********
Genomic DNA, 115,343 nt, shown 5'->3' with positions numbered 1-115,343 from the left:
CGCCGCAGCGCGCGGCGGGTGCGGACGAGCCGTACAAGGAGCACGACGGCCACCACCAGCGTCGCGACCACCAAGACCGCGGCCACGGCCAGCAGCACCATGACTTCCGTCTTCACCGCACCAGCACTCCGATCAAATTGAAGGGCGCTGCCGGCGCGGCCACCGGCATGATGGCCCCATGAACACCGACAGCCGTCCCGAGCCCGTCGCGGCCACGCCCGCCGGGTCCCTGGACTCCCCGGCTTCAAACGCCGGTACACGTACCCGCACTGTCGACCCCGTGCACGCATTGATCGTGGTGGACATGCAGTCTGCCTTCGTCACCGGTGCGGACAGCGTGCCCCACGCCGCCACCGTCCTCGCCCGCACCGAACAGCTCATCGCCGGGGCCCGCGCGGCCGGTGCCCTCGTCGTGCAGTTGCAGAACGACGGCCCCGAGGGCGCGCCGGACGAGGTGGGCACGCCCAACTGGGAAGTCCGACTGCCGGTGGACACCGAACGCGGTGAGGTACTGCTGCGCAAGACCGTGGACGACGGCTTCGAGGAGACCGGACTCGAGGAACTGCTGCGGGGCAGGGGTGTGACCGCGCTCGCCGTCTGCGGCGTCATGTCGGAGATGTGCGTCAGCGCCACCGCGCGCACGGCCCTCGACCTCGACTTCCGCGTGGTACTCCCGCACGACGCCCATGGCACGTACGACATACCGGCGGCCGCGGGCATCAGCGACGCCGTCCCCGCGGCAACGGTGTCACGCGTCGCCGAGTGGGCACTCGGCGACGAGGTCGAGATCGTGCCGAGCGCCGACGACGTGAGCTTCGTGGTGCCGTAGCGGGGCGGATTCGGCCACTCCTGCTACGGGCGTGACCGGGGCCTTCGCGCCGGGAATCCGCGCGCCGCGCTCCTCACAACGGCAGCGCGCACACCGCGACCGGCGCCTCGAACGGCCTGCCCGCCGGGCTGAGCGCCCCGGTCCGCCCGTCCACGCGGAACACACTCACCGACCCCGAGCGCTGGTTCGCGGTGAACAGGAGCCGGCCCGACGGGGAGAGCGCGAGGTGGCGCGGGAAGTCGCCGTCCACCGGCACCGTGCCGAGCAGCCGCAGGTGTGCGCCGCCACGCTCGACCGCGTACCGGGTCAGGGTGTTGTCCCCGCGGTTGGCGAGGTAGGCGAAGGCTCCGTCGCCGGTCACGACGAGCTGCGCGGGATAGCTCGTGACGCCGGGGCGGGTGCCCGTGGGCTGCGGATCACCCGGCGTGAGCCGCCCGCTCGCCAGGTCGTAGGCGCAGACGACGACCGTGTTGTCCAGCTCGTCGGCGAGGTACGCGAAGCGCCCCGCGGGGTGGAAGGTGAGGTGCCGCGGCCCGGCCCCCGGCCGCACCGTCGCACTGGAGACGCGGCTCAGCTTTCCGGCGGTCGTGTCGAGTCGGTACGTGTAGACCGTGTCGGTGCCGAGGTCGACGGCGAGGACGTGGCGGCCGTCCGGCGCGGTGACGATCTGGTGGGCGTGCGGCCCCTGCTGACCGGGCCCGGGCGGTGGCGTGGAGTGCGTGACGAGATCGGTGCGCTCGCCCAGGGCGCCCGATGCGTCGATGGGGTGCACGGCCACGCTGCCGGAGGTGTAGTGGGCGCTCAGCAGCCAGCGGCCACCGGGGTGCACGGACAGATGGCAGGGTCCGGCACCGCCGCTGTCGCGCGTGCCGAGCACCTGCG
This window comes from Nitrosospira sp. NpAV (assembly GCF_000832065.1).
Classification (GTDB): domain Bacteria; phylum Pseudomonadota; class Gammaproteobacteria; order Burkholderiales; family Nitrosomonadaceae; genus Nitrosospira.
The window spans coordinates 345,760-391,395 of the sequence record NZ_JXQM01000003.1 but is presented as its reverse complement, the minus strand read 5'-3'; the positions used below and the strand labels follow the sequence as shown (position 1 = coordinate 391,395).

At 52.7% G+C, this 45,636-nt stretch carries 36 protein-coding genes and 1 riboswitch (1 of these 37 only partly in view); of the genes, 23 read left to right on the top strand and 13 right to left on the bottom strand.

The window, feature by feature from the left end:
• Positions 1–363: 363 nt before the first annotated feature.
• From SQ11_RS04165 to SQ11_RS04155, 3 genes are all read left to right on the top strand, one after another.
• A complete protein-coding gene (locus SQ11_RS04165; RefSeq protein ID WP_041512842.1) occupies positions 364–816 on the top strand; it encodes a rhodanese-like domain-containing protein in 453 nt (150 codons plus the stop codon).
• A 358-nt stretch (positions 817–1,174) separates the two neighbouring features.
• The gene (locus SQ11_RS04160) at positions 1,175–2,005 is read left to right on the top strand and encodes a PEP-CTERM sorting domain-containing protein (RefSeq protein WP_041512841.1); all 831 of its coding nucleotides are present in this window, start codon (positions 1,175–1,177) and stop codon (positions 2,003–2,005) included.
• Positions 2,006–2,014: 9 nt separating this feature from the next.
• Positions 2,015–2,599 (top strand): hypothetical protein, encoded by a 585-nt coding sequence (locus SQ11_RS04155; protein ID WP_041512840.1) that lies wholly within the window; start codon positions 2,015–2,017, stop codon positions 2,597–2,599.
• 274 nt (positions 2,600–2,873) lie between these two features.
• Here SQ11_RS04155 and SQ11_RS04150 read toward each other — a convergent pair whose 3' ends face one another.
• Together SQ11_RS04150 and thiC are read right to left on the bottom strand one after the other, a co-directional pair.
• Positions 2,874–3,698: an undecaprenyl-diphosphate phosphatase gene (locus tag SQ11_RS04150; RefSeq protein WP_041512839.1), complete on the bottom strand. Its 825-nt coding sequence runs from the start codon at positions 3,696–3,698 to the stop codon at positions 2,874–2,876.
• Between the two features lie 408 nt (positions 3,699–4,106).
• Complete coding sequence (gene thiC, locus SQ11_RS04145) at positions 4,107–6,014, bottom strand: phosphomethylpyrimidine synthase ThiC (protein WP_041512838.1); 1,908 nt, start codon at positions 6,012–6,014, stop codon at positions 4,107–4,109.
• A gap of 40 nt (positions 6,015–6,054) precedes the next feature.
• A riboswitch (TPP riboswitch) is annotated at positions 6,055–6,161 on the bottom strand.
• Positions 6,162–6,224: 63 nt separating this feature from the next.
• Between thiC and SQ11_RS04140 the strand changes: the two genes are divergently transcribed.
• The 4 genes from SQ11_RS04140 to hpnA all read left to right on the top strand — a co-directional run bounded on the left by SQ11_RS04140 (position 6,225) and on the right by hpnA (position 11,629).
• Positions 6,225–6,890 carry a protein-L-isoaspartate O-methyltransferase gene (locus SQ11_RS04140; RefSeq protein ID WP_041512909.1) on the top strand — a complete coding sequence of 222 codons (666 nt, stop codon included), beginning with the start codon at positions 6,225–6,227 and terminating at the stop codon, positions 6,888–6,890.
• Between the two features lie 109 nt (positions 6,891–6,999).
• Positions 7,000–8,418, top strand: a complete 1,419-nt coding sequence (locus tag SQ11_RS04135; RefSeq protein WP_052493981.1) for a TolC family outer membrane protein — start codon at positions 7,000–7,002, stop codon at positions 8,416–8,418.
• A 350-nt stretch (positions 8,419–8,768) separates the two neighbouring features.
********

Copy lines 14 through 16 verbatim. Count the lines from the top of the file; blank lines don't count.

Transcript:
• Positions 2,015–2,599 (top strand): hypothetical protein, encoded by a 585-nt coding sequence (locus SQ11_RS04155; protein ID WP_041512840.1) that lies wholly within the window; start codon positions 2,015–2,017, stop codon positions 2,597–2,599.
• 274 nt (positions 2,600–2,873) lie between these two features.
• Here SQ11_RS04155 and SQ11_RS04150 read toward each other — a convergent pair whose 3' ends face one another.